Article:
Rapid prototying and manufacturing technology applied to the forming of spherical gear sets with skew axes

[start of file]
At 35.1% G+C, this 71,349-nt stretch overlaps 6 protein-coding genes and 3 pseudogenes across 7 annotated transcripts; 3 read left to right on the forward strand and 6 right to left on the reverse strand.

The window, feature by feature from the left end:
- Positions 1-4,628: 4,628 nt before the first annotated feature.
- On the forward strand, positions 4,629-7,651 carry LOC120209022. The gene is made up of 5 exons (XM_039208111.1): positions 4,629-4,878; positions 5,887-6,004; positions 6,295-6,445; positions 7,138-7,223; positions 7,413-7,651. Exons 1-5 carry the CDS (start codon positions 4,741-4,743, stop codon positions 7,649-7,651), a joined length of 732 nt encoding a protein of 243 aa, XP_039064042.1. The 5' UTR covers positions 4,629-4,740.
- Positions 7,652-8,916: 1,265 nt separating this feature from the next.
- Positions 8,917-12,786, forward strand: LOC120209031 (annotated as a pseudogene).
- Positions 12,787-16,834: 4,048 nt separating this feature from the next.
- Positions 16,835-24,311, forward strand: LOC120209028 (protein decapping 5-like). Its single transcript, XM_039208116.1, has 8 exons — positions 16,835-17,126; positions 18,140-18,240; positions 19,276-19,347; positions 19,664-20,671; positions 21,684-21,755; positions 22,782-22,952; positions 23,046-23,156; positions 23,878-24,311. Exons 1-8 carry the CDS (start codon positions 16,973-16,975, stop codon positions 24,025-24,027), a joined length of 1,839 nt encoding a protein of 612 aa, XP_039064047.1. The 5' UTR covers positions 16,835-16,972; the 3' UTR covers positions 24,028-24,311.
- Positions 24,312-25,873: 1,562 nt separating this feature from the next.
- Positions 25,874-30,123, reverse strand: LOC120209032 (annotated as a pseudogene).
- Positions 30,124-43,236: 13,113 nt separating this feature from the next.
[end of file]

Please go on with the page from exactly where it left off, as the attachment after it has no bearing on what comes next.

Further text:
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Journal of Materials Processing Technology 95 (1999) 169±179 Rapid prototyping and manufacturing technology applied to the forming of spherical gear sets with skew axes Ying-Chien Tsaia,*, Wern-Kueir Jehngb,1 a Department of Mechanical Engineering, National Sun Yat-Sen University, Kaohsiung, Taiwan, 80424, R.O.C Department of Industrial Engineering and Management, National Kaohsiung Institute of Technology, Kaohsiung, Taiwan, R.O.C b Received May 1998 Abstract This paper proposes a systematic method to design and synthesize spherical gear sets in space Based on the kinematics of spherical mechanisms, a parametric mathematical model for spherical gear sets with skew axes is presented and a computer solid-model for spherical gears is designed and formed Using the gear solid-model database, non-ambiguous data set descriptions of rapid prototyping and manufacturing (RP&M) machines have been generated A design example is presented to demonstrate RP&M procedures for the surface generating of a complex spherical gear set with skew axes The result of this work can be of crucial bene®t in research in new gear types and industrial development In this paper, important detail techniques are also proposed for the solid-models of CAD/CAM systems, describing how they can be converted successfully into the RP&M (SL) system, and built up gear set models # 1999 Elsevier Science S.A All rights reserved Keywords: Rapid prototyping and manufacturing (RP&M); Solid-model; Gear set with skew axes; Three-dimensional printing (3DP); Instantaneous skew axis (ISA) Introduction In kinematics, spur and helical gears can be classi®ed as plane mechanisms, whilst bevel gears are spherical mechanisms, and hypoid and worm gears can be deemed as spatial mechanisms Therefore, the study of bevel gears should be based on spherical mechanisms Bevel gears are essential to power transmission between two intersecting axes Various mathematical models of tooth geometry for bevel gears have been presented by many authors; Huston and Coy [1] initially presented a new approach to the surface geometry of ideal spiral-bevel gears Tsai and Chin [2] further developed the surface geometry of straight and spiral-bevel gears with parametric representations of the spherical involute and the involute spiraloid to study the fundamental geometrical characteristics Most of these models are immediately available for 3D computer solid-models to provide for the analysis of their characteristics and performance Huston *Corresponding author Tel.: +886-7-525-2100; fax: +886-7-525-2149 E-mail address: yctsai@mail.nsysu.edu.tw (Y.-C Tsai) Ph.D Candidate of Mechanical Engineering Department, National Sun Yat-Sen University, Kaohsiung, Taiwan et al [3] investigated spiral-bevel gears of circular-cut pro®les for their geometric characteristics, such as radius of curvature, speci®c sliding and relative curvature, which are important to the analysis of meshing kinematics, contact stress, fatigue life and lubrication Existing bevel gears are mostly of spherical inviolate tooth pro®les or of tooth pro®les generated by tools with straight cutting edges In contrast, there are also many types of tooth geometry that may be used to give bevel gears conjugate tooth pro®les However, for simplicity of manufacturing, spherical tooth bodies are usually cut into conical shapes In this paper, using rapid prototyping and manufacturing technology, two meshing spherical gear sets with skew axes are designed and presented The RP primitives provide actual full-size physical models that can be handled, analyzed, and used for further development Rapid prototyping and manufacturing (RP&M) technology was developed in the late 1970s and early 1980s In the USA, Hebert of M in Minneapolis, Hull of UVP (Ultra Violet Products Ins.) in California, and Kodama of the Nagoya Prefectural Research Institute in Japan [4] worked independently on rapid prototyping concepts based on selectively curing a surface layer of photopolymer and 0924-0136/99/$ ± see front matter # 1999 Elsevier Science S.A All rights reserved PII: S - ( 9 ) 0 - 170 Y.-C Tsai, W.-K Jehng / Journal of Materials Processing Technology 95 (1999) 169±179 building three-dimensional objects with successive layers of the polymer Both Herbert and Kodama had dif®culty maintaining ongoing support from their research organizations, and each of them stopped his work before proceeding to a commercial or product phase UVP continued to support Hull, who worked through numerous problems of implementing photopolymer part building until he developed a complete system that could build detailed parts automatically Hull coined the term stereolithography, or threedimensional printing [5] This system was patented in 1986, at which time Hull and Freed, jointly with the stockholders of UVP, formed 3D Systems, to develop commercial applications in three-dimensional printing A different RP&M technology, developed by DTM in USA is a process of fusing or sintering called the selective laser sintering (SLS) system [6] This process generates three-dimensional parts by fusing powdered thermoplastic materials with the heat from an infrared laser beam A thin layer of powdered thermoplastic material is evenly spread, by a roller, over the build region The pattern of the corresponding part cross-section is then ``drawn'' by the laser on the powder surface With amorphous materials, the laser heat causes powder particles to soften and bind to one another at their points of contact, forming a solid mass The third RP&M technology was developed at the Massachusetts Institute of Technology (MIT) and is called threedimensional printing (3DP) [7] The 3DP process can use a number of powder materials including those well-known to the investment casting industry for the production of shells: refractory powder, such as silica or alumina, combined with a liquid colloidal silica binder Three-dimensional parts and ceramic molds are fabricated by selectively applying binder to thin layers of powder, causing the particles of powder to stick together Each layer is formed by generating a thin coating of powder and then applying binder to it with an inkjet-like mechanism Layers are formed sequentially and adhere to one another, thus generating a 3D object in a manner similar to that of the other RP&M systems The 3DP apparatus includes a cylinder ®tted with a piston that can be lowered in small increments under computer control The piston is coated with a thin layer of powder supplied by a hopper Above the powder is an ink-jet-like mechanism that is supplied with binder and can move along both horizontal (X±Y) axes Small droplets of liquid are ejected downwards continuously from the nozzle toward the powder surface Unwanted droplets are skimmed before reaching the powder by electrically charging them at the nozzle and then de¯ecting them from the stream by applying a voltage to electrodes located below the nozzle The nozzle is moved across the powder surface in a raster scan whilst the electrical signals control the deposit of binder onto the powder in speci®c locations After the molds have been fabricated from ceramic powder within the cylinder, they are placed in a furnace to cure the binder and strengthen the mold Following this step, excess unbound power is removed and the object is then ready for use In summary, RP&M technology is clearly a technology with enormous potential to form complicated solid prototypes The materials used include liquid resin, fusing powdered thermoplastic materials, PVC, polycarbonate, investment wax, nylon, ABS, powdered metals, ceramics, refractory powder (such as silica or alumina), etc The layeradditive methods have both laser and non-laser point-bypoint fabrications The layer faceted attachment also uses layer-additive and layer-subtractive fabrications The technology also uses many types of laser beams, such as ultra violet (UV) laser, infrared laser, UVargon-ion laser, UV He± Cd radiation, CO2 laser, etc Development work is continuing in USA, Japan, Germany, Sweden, Israel, and other European countries [8±10] Parametric tooth surfaces of spherical gear sets with skew axes Consider the moving coordinate systems S1(X1, Y1, Z1) and S2( X2, Y2, Z2) to be rigidly connected to gear and gear (shown in Fig 1) that transform rotation between two skew axes L1 and L2, and angles of gear rotation 01 and 02 for gear and gear 2, respectively Fixed coordinate systems S(X, Y, Z) and SH (XH , YH, ZH ) coincide with S1(X1, Y1, Z1) and S2(X2, Y2, Z2) respectively The notation  is denoted as the twisting angle of these two rotating axes By PluÈcker line coordinate theory, the common perpendicular line of L1 and L2 can be evaluated The X-axis and X1-axis coincide with the rotating axis L1, whilst the XH -axis and X2-axis coincide with the rotating axis L2 The Z-axis and ZH -axis coincide with the common perpendicular line of axes L1 and L2 The speed ratio of gear to gear is m The notations of  and u are the position parameters of the instantaneous screw axes,  is the twisting angle, whilst u is the Z-axis direction offset distance relative to L1 and the coordinate system S(X, Y, Z) Fig shows the kinematic vector relations for a two gear set with contact at point P The relative velocity Vrel of the conjugate tooth pro®les at contact point P is the rotating velocity of the L2 axis relative to the L1 axis There can be described two trihedrons, one being coincident with point P, and the other with point Q The trihedron at P has unit vectors nsa, n3 and n4, whilst the trihedron at Q has unit vectors n2, n3 and n5 The vector nsa is the unit direction vector of the ISA (de®ned pitch line) The unit vectors n1 that lies on the plane zˆu is perpendicular to the unit vector nsa The unit vectors n3 and n5 construct a datum plane called the N-plane [11] that is a plane necessary to depict the complex motion of the contacting point P The unit vector n2 is the unit normal vector of the N-plane The vector n3 is the unit direction vector of the line QP (de®ned &) Fig shows the parameters –,  and û, which are the position parameters of the N-plane Tsai and Sung [13] presented the ruled surface of the tooth pro®le of gear in coordinate system S1(X1, Y1, Z1) as follows: Y.-C Tsai, W.-K Jehng / Journal of Materials Processing Technology 95 (1999) 169±179 171 Fig Spatial rotation between two crossed skew axes, the derivation of coordinates, the instantaneous screw axes, and the pitch vertical P Q – cos  À & cos  sin  r1 …Y &Y –Y 01 † ˆ R …– sin  ‡ & cos  cos † cos 01 ‡ …u ‡ & sin † sin 01 SX À…– sin  ‡ & cos  cos † sin 01 ‡ …u ‡ & sin † cos 01 The ruled surface of the tooth pro®les of gear in coordinate system S2(X2, Y2, Z2) is described as: (1) InEq (3),and&arefunctionof–and01,i.e.,ˆ(–,01)and &ˆ&(–,01) Tsai and Sung [11], however, only directly simpli- P Q – cos … À † À & cos  sin … À † r1 …aY &Y –Y 01 † ˆ R ‰– sin … À † ‡ & cos  cos … À †Šcos 02 ‡ …u À E ‡ & sin †sin 02 SX À‰– sin … À † ‡ & cos  cos … À †Šsin 02 ‡ …u À E ‡ & sin †cos 02 The constraint for the parametric conjugate tooth pro®les of a gear set with skew axes was proposed by Tsai and Sung [8] as  & sin  d& d01     !   d d d d& À À cos d– d01 d– d01 ‡ …– sin  cos  sin  ‡ & cos  sin  ‡ & sin  cos  sin    d& ‡ u sin  sin  cos  ‡ u cos  sin † d–   d ‡ …À– & sin  sin  sin  ‡ u & cos  sin  cos † d– ‡ – sin  sin  cos  À u cos  cos  cos  ˆ 0X (3) (2) ®ed the constraints as point contact types to suit spur and bevel gears According to Litvin [12], ``Mating gear surfaces will differentiate surfaces € two cases of tangency: (i) the interacting€ € and are in line contact at every instant, and €2 is the envelope to the family of surfaces that is€ generated by in the € and are in point coordinate system S2, and (ii) surfaces € € contactateveryinstant(thecontactof and islocalized).'' Therefore, it is inconsequential to simplify Eq (3) to point contact only, whereas the meshing constraint equation of the spurandbevelgearshasalreadybeende®nedbyChangandTsai [13,14] In this paper, a special analytical solution of Eq (3) is 172 Y.-C Tsai, W.-K Jehng / Journal of Materials Processing Technology 95 (1999) 169±179 Fig N-plane, unit vectors, relative velocity, pitch line and pitch vertical proposed to apply for general situations and it is logically deduced fromspatial mechanismto sphericalmechanism This solutioncanbeusedtodesignanytypeofsphericalgearsetwith skew axes After extensive use of the trial and modi®cation methods, a special analytic solution for Eq (3) has been found, as follows: d ˆ d01 u …sin  cot  cot  ‡ tan  cos  cot2  cos  & À sin  tan  tan  cos  À cot  sin  tan  – À sin  tan  cos † ‡ …sin  sin  tan2  tan  & ! ‡ sin  cos  cot  À sin  cos  cot  tan †   tan  ‡ cot  ‡ …cos  ‡ sin  cot  sin †Y (4)  cot  d& ˆ ‰u…sin  cot  cot  ‡ tan  cos  cot2  cos  d01 À sin  tan  tan  cos  À cot  sin  tan  À sin  tan  cos † ‡ –…sin  sin  tan2  tan  ‡ sin  cos  cot  À sin  cos  cot  tan †ŠY (5) d ˆ …cot2  À tan2 †Y d– & (6) d& ˆ cot …cot  À tan †X d– (7) Consequently, by use of Eqs (1), (2)±(7), any types of skew gear sets in a spatial mechanism can be logically constructed 2.1 Deduction of general spherical gear sets with skew axes Since the spherical mechanism is a degeneration of the spatial mechanism, by using the theoretical kinematics of spherical mechanisms as proposed by Chiang [15], the spherical curvatures and torsion relations can be de®ned in Frenet±Senet form as: Q P Q Q P tH gn À nb gn À b R nH S ˆ R Àkg t ‡ (g b S ˆ R À g t SY bH t n t À (g n P (8) where unit vectors t, n, and b are taken at the current points of the spherical curve, as shown in Fig 3, forming a Y.-C Tsai, W.-K Jehng / Journal of Materials Processing Technology 95 (1999) 169±179 173 axes must have their two rotating axes intersecting at the spherical original point, so that it can be deduced that the offset distance of the two rotating axes is zero This means that uˆ0 (refer Eqs (1) and (2)), and Fig shows the locational relationships of spherical gear sets with skew axes, where coordinates S(X, Y, Z) and SH (XH , YH, ZH ) coincide at the center point O of the spherical ball For analyzing the loci of the contact point, it is necessary to create a datum for the X±Y plane (as shown in Fig 4) The connecting line of PP1 is the action line along the normal direction, and point P is the intersection point of the two pitch spherical cones The notation ! is the radius expanding angle from contact point P to point P1, therefore, OP1 is the instantaneous screw axis (ISA) of the two rotating axes Then PP1 is de®ned as p, OP1 is de®ned as –, OP is the radius of the spherical ball, and the triangle OPP1 relationships are deduced: Fig Unit vectors of a moving trihedron at the current point of the spherical curve trihedron which indicates the curve direction and curvatures Normal curvature n is equal to 1/& in spherical mechanism &ˆr, where r is the radius of the assumed unit length, and nˆ1 g is geodesic curvature From the characteristics of spherical curvatures, curves of spherical bodies have uniform normal curvature, and spherical gear sets with skew r ˆ – sec !Y (9) & tan ! ˆ Y – (10) d& d! ˆ tan ! ‡ –sec2 ! Y d– d– (11) d& ˆ – d!X (12) Substituting uˆ0 and Eqs (9) and (10) into Eq (1), the tooth pro®le of gear in the coordinate system S1(X1, Y1, Z1) degenerates to Fig Spherical gear sets rotating between intersected skew axes 174 Y.-C Tsai, W.-K Jehng / Journal of Materials Processing Technology 95 (1999) 169±179 P Q cos ! cos  À sin ! cos  sin  r1 …rY 01 † ˆ r R …cos ! sin  ‡ sin ! cos  cos †cos 01 ‡ sin ! sin  sin 01 SX À…cos ! sin  ‡ sin ! cos  cos †sin 01 ‡ sin ! sin  cos 01 Similarly the tooth pro®les of gear in coordinate S2(X2, Y2, Z2) are (13) n5 ˆ …sin  sin  sin  À cos  cos †i À …cos  sin  sin  ‡ sin  cos †j ‡ …cos  sin †kX P Q cos ! cos … À † À sin ! cos  sin … À † r2 …rY 01 † ˆ r R ‰cos ! sin … À † ‡ sin ! cos  cos … À †Šcos 02 ‡ sin ! sin  sin 02 SX À‰cos ! sin … À † ‡ sin ! cos  cos … À †Šsin 02 ‡ sin ! sin  cos 02 From Fig 1, the position vector rL of the ISA in coordinate S(X, Y, Z) and the relative velocity VL of the points on rL only have components along the ISA, and therefore, they can be represented as: rL …–† ˆ –…cos  i ‡ sin  j† ‡ uk (15) V L ˆ 32  ‰rL …–† À EkŠ À 31  rL …–† (16) where 31 ˆ À31 iY 32 ˆ 32 cos  i ‡ 32 sin  j Due to the relative velocity VL, and the position vector rL of the ISA have the same direction, i.e., drL …–†  V L ˆ 0X d– (17) By setting m2 to be the speed ratio of gear to gear 1, i.e., letting m ˆ À…32 a31 †, Eq (17) can be deduced as [16]: sin  Y mˆ sin … À †   m sin  Y  ˆ tanÀ1 m cos  À uˆ mE…m À cos r† X m2 À 2m cos r ‡ (18) The relative velocity of gear with respect to gear 1, as well as the position vector of contact point rp, can be deduced as: V rel ˆ 32  …rp À Ek† À 31  rp Y (20) Amongst Eqs (18)±(20), only two equations are independent, i.e., Eqs (18) and (19) are the same equation Fig shows unit vectors nsa, n1, n2, n3, n4 and n5 as follows: (21) nsa ˆ cos  i ‡ sin  jY  à (22) n1 ˆ R%a2Yj nsa ˆ Àsin  i ‡ cos  jY P Q cos  sin  ‡ sin  sin  cos   Ã à n2 ˆ RYnsa RYn1 k ˆ R sin  sin  À cos  sin  cos  SY cos  cos  (23) ‡ …– sin  ‡ & cos  cos †j ‡ …u ‡ & sin †kX n3 ˆ RYnsa à P Q Àsin  cos  n1 ˆ R cos  cos  SY sin  n4 ˆ …sin  sin †i À …cos  sin †j ‡ cos  kY (24) (26) In spherical gear sets with skew axes, the two rotating axes intersect at the center point of the spherical ball, and therefore, the length of the common perpendicular line of the axes is zero, meaning that Eˆ0 Substituting Eˆ0 into Eq (19), therefore uˆ0 also Then Eq (25) and Eq (26) can be deduced as: V rel ˆ 32  rp À 31  rp Y (27) rp ˆ …– cos  À & sin  cos †i ‡ …– sin  ‡ & cos  cos †j (28) As n2 is the unit normal vector of the N-plane, and Vrel is normal to the line of &, Vrel is also normal to the N-plane Therefore, the vectors n2 and Vrel are mutually parallel vectors on the N-plane and may have different directions The mathematical relationship between n2 and Vrel can be represented as: V rel  n2 ˆ 0X (29) Substituting Eqs (23), (27) and (28) into Eq (29), and taking the k terms to be simpli®ed, Eq (29) can be deduced as: À &m sin  sin  cos… À † À &m cos  sin2  sin… À † ‡ & sin  cos  sin  ‡ & sin2  sin  cos  ˆ 0X (30) Then substituting Eq (17) into Eq (30) gives: À&m sin  sin  cos… À † À & cos  sin2  sin  ‡ & sin  cos  sin  ‡ & sin2  sin  cos  ˆ sin ‰À&m sin  cos … À † ‡ & sin  cos Š ˆ 0X  (25) rp ˆ uk ‡ –nsa ‡ &n3 ˆ …– cos  À & sin  cos †i ‡ & sin kX (19) (14) (31) However, only if sin ˆ0, Eq (31) is equal to zero That means that in spherical gear sets with skew axes, the twisting angle  of the N-plane (shown Fig 2) is 08 or 1808, and cos ˆ1 or À1 As mentioned above, in spherical gear sets with skew axes it can be assumed that ˆ08, uˆ0 and Eˆ0 Y.-C Tsai, W.-K Jehng / Journal of Materials Processing Technology 95 (1999) 169±179 Substituting these relations into Eq (3), the constraint governing equation degenerates to     d& d& ‡ – sin  sin  ˆ 0X (32) ‡ …& sin  sin † À d01 – Eq (32) is the constraint governing equation of spherical gear sets with skew axes From the geometric characteristics, substituting Eqs (10)±(12) into Eq (32) yields  ! d! d! ˆ sin  sin  ‡ tan ! tan ! ‡ – sec ! X (33) d01 d– Eq (33) is the constraint condition for gear 1: similarly it can be developed analogously for gear Therefore, the constraint condition for gear is  ! d! d! ˆ sin  sin … À † ‡ tan ! tan ! ‡ – sec ! X d02 d– (34) Eqs (33) and (34) are two quasi-linear partial differential equations of order unity, where the parameter  may be a constant, or may be a function of 01 In spur gear sets if  is constant, the pro®les of the gears are involutes, whereas if ˆ%/2‡3.501, the pro®les are cycloid In addition, when ˆ1.6581‡0.501, there is a circular-arc dedendum; when ˆ1.6581À0.501, there is a full addendum circular-arc [13] In this paper, it is assumed that the parameter  is a function of 01 (or 02) i.e., ˆ(01) (or ˆ(02)) The solution of Eqs (33) and (34) may be expressed as:  (35) ! ˆ sin  sin  …01 † d01 ‡ f1 …r†Y  (36) ! ˆ sin … À † sin  …02 † d02 ‡ f2 …r†X d! d ˆ ‰ f1 …r†ŠY dr dr d! ˆ sin … À † sin  …02 †Y d02 d! d ˆ ‰ f2 …r†ŠY dr dr Substituting Eq (12) into Eq (41), the constraint Eq (41) for gear becomes d! ˆ sin  sin X d01 Here,  ! ˆ sin  sin  d01 ‡ f1 …r†Y and  ˆ …01 †X (42) (43) Analogously for gear 2, yields:  ! ˆ sin … À † sin  d02 ‡ f2 …r†Y and  ˆ …02 †X (44) Furthermore, assuming that the pro®les of the gear sets are involutes, then the parameter  is a constant if the initial value of 01 and 02 are equal to zero Thus Eqs (43) and (44) yield: ! ˆ 01 sin  sin  ‡ f1 …r†Y (45) ! ˆ 02 sin  sin … À r† ‡ f2 …r†X (46) Then Eqs (45) and (46) can be used as the constraint governing equations to develop the spherical gear set with skew axes Technology of RP&M applied in forming spherical gear sets (38) The RP&M machines for three-dimensional duplicating machines are highly dependent on the electronic database input These systems take an electronic description of a three-dimensional object and reproduce that description into a solid object If the description is inadequate, the part generated will also be inadequate To avoid the phenomenon of ``garbage in and garbage out'', the geometric descriptions required for current RP&M equipment are provided by computer-aided design (CAD) systems Therefore, it is necessary to incorporate CAD into the RP&M environment, RP&M input ®les, data representation, part con®guration, etc [11] (39) 3.1 CAD system integration within an RP&M environment When the parameter ! is separately formulated as a function of r and 01 (or 02), i.e., !ˆ!(r, 01), !ˆ!(r, 02), then Eqs (35) and (36) can be derived as: d! ˆ sin  sin  …01 †Y d01 175 (37) (40) where …dadr†‰ f1 …r†Š ˆ …dadr†‰ f2 …r†Š Eqs (37) and (38) are the constraint equations for gear Eqs (39) and (40) are the constraint equations for gear Assuming that the contact type is point contact, and that the parameters of & and – are mutually orthogonal, they are always independent at any contacting instant so that …d&ad–† ˆ Eq (32) then degenerates to   d& ‡ – sin  sin  ˆ 0X (41) À d01 RP&M model data requirements that are proposed currently are non-ambiguous data descriptions of the part geometry to be generated Non-ambiguous data sets result in unique possible interpretations [17], so the model data must facilitate the generation of closed paths and differentiate between the ``inside'' and ``outside'' of the part Using cross-hatching algorithms can create vectors that solidify the area between the part boundaries and borders Problems will occur if the part geometry is not completely closed because either adjacent surface vertices may not connect or whole surfaces may be missing Therefore, the RP&M system software must have the ability to close gaps, otherwise 176 Y.-C Tsai, W.-K Jehng / Journal of Materials Processing Technology 95 (1999) 169±179 the system could leave an opening that would negatively affect part building because gaps in the borders will cause the hatching vectors to be incomplete or escape outside the part The boundary data of a part must also convey the orientation of the solid area Surface normal information pertaining to the object's boundary is used to indicate the orientation of the object's mass If this information is incorrect, walls with zero thickness, or twisted surfaces with con¯icting, impossible orientations that create a part called a ``MoÈbius Strip'' can occur [18] Therefore, an unambiguous geometrical description is necessary for the model In this paper, the authors use two kinds of solid-model CAD systems: one is Parametric Technologies' PRO/ENGINEER, and the other is SDRC I-DEAS A solid-model can be de®ned as a geometric representation of a bounded volume This volume is represented graphically via curves and surfaces, as well as non-graphically through a topological tree structure which provides a logical relationship that is inherent in solid-models [19] The topological data de®nes and maintains the connective relationships between the various faces and surfaces of geometry Each face of the object, including its normal orientation with respect to the objects mass, is maintained Therefore, solid-models, by de®nition, satisfy the requirements for RP&M input Most popular 3D solid-model CAD systems require translated processors to create the STL ®le for an RP&M system In PRO/E system, the users are allowed to create STL ®les Firstly, the user must specify the degree of resolution for the model curved surfaces by entering a quality value in the CAD system's interface The value can range from to 10, with 10 being the highest resolution, although higher resolution values generate larger STL ®le sizes Using a triangle range density higher than eight seems to give little improvement to the ®nal part A CAD system's internal accuracy also affects STL accuracy [20] The IDEAS system calls this accuracy the point coincidence value [19] This value is often determined in the system's default start-up ®le Some systems allow users to interactively change the model's accuracy With the PRO/E system, one accuracy value applies to all features within the part Therefore, geometries with relatively large and small radii with bene®t from using a tighter accuracy value PRO/E will regenerate all previous features using the new accuracy value [21] After creating STL part model ®les, the next step is to con®gure these ®les located in the space of the vat used to construct the part STL part ®les must always build supports to hold the part in place whilst it is being generated For the SL (stereolithography) system, supports are required for every part because SL is an additive process using a layer-by-layer approach occurring on the liquid resin surface., and the resin is ®lled in a large vat To properly constrain a given layer, it must be attached to the previous layer The initial layer is attached to the platform that always provides support Liquid-based RP&M systems must also be concerned with trapped volumes Trapped volumes are de®ned as spaces that hold liquid separate from the liquid in the vat These regions may require special recoating parameters that slow the build rate A change in orientation can often eliminate the trapped volumes For example, a cup right side up contains a trapped volume, but when turned upside down, it does not If simple reorientation is impractical, the CAD designer can drill (or cut) drain holes The holes can reduce the resin in the trapped volumes These holes can be plugged later, during the post-processing stage Using the above-mentioned detail technologies, perfect STL ®les are transferred from the CAD system to the RP&M's slice computer There, the RP&M operators can complete and form the prototypes of the CAD design parts An example of spherical gear sets with skew axes formed by RP&M Fig shows a spherical gear set with two twisting intersecting axes The set is con®gurated in a shell spherical ball, with an inner spherical radius of 105 mm and an outer spherical radius of 115.5 mm The radii are conjugated contacting in the spherical space The common perpendicular distance is zero, and the twisting angle of the N-plane as shown in Fig relative to the pitch line (the ISA) is zero This indicates that sin ˆ0 and cos ˆ1 The twisting angle of these two rotating axes is 16.2988, the speed ratio is À1.33 and the constant pressure angle is 27.4858 From Eqs (13), (14) and (42), the pro®le surfaces of the couple gear are presented in Figs and Fig shows the surface functions of Eq (13) rotating from 08 to 3608 along axis L1 whilst Fig shows the surface functions of Eq (14) rotating from 08 to 3608 along axis L2 Firstly, from Figs and 6, the useful gear surfaces must be searched and picked in rotating spherical space Obviously gear is assumed Fig Ruled curve contours of a spherical gear Y.-C Tsai, W.-K Jehng / Journal of Materials Processing Technology 95 (1999) 169±179 Fig Ruled curve contours of a spherical pinion Fig A completed gear computer solid-model by the moving copy method N1 …31 †average ˆ N2 …32 †average X Fig Two gearing teeth synthesized on the spherical gear shell blank as rotating counter clockwise 308 per tooth, whilst gear rotates clockwise 408 per tooth By the gear law of transmission: 177 (47) The speed ratio mˆÀ1.33 is given, so that 31/32ˆÀ40/ 30ˆÀ1.33 From Eq (47) if the number of teeth on gear is 16, then the number of teeth on the pinion is 12 From Fig 5, and the above-mentioned  angle, the parameter  is a constant and if the initial values of 01 and 02 are equal to zero, then the pro®le of gear takes the rotating angle from 08 to 308, and the pinion from À58 to À458 to avoid serious undercut when they are meshing The synthesis of one tooth of the gearing contour pro®les of the gear and pinion are shown in Fig The contour pro®les can be rotation copied by the PRO/E CAD system to complete the circular-teeth in the spherical ball shell space, as shown in Fig As mentioned in the above section on RP&M technologies, the gears couple may need to have some drain holes drilled for the inner trapped volumes and have supports built if they are formed by the SL type machines Fig shows the completed solid-models as built by PRO/E CAD systems By the postprocessing of the PRO/E systems, these models have proposed to the SLA translator to translate the data base of the PRO/E solid-model to STL ®les for RP&M machines Fig Supports and drain holes of computer sold gear models for RP and M machines 178 Y.-C Tsai, W.-K Jehng / Journal of Materials Processing Technology 95 (1999) 169±179 the solid-models of parts can have higher resolution, whilst the supports not The completed STL model ®les with triangle meshes are shown in Fig 10 These ®les can be transferred to RP&M machines to construct prototypes by SL machines as shown in Fig 11 Conclusion In this paper, the complicated meshing contour surfaces of spherical gear set with skew axes have been derived, their constraint governing equations have been systematically investigated, and the kinematic relationships between the relative velocity and the instantaneous screw axis have been presented This information is very useful for spherical gear design and manufacture The new technology of RP&M with the stereolithography method has been used to verify the completeness and correctness of the derived mathematical models for spherical gear sets Acknowledgements The authors are grateful for research support from the National Science Council of the ROC through contract no NSC-87-2212-E-110-010, as well as assistance in the forming of rapid prototyping models from the Aero Industry Development Company References Fig 10 The SLA models using triangle density created by PRO/E systems Fig 11 The RP and M prototypes for spherical gear sets with skew axes Entering the PRO/E SLA module, ®rstly the system must specify the resolutions of the solid-models and the supports To avoid excessively large STL ®les, as mentioned above, [1] R.L Huston, J.J Coy, Ideal spiral-bevel gears ± a new approach to surface geometry, J Mech Des., Trans ASME 103 (1981) 27± 113 [2] Y.C Tsai, P.C Chin, Surface geometry of straight and spiral-bevel gears, J Mech Transm Autom Des 109 (1987) 443±449 [3] R.L Huston, Y Lin, J.J Coy, Tooth profile analysis of circular-cut, spiral-bevel gears, J Mech Transm Autom Des 105 (1983) 132± 137 [4] D Trimmer, The exploitation of rapid prototyping, in: Proceedings of the Second International Conference on Rapid Prototyping, Dayton, 23±26 June 1991, pp 169±171 [5] C Hull, Apparatus for Production of Three-Dimensional Objects by Stereolithography, US Patent 575 330, 1986 [6] Rapid Prototyping Report, CAD/CAM Publishing, December 1991, pp 1±5 [7] Rapid Prototyping Report, CAD/CAM Publishing, September 1991, pp 6±10 [8] L Dorn, F Herbert, S Jafari, T Schubert, Rapidly solidified (RS) solders to laser beam soldering, J Manuf Sci Eng., Trans ASME 119 (1997) 787±790 [9] J.G Conley, H.L Marcus, Rapid prototyping and solid free form fabrication, J Manuf Sci Eng., Trans ASME 119 (1997) 811±816 [10] P.F Jacobs, D.T Reid, Rapid Prototyping and Manufacturing Fundamentals of Stereolithography, Society of Manufacturing Engineers, Dearborn, MI, 1992 [11] Y.C Tsai, L.M Sung, A kinematic study for gear sets with skew axes, J Appl Mech Robot (1993) 36±44 [12] F.L Litvin, Gear Geometry and Applied Theory, Prentice-Hall, Englewood Cliffs, NJ, 1994 Y.-C Tsai, W.-K Jehng / Journal of Materials Processing Technology 95 (1999) 169±179 [13] H.L Chang, Y.C Tsai, A mathematical model of parametric tooth profiles for spur gears, J Mech Des., Trans ASME 114 (1992) 8±16 [14] H.L Chang, Y.C Tsai, A study on the surface of bevel gears by using displacement transformation matrix, J CSME (1988) 9±15 [15] C.H Chiang, Kinematics of Spherical Mechanisms, Cambridge University Press, Cambridge, 1988 [16] L.M Sung, Y.C Tsai, A study on the mathematical models and contact ratios of extended cycloid and cycloid bevel gear sets, Mech Mach Theory (1997) 39±50 [17] T.B Heller, Rapid modeling ± what's the goal? in: Proceedings of the Second International Conference on Rapid Prototyping, University of Dayton, Dayton, OH, 23±26 June 1991, pp 246±248 179 [18] SLA-190/250 User Guide, Software Release, 3.82, 3D System, 1998 [19] IDEAS Solid Modeling User Guide, Structural Dynamics Research SORC Corporation, ver 6, Chapter 20, 1999, pp 20±26 [20] R.J Donahue, R.S Turner, CAD modeling and alternative methods of information transfer for rapid prototyping system, in: Proceedings of the Second International Conference on Rapid Prototyping, University of Dayton, Dayton, OH, 23±26 June 1991, pp 221± 235 [21] PRO/BNGINEER User Guide, Parametric Technology Corporation, ver 18, Chapter 6, 1997, pp 6±47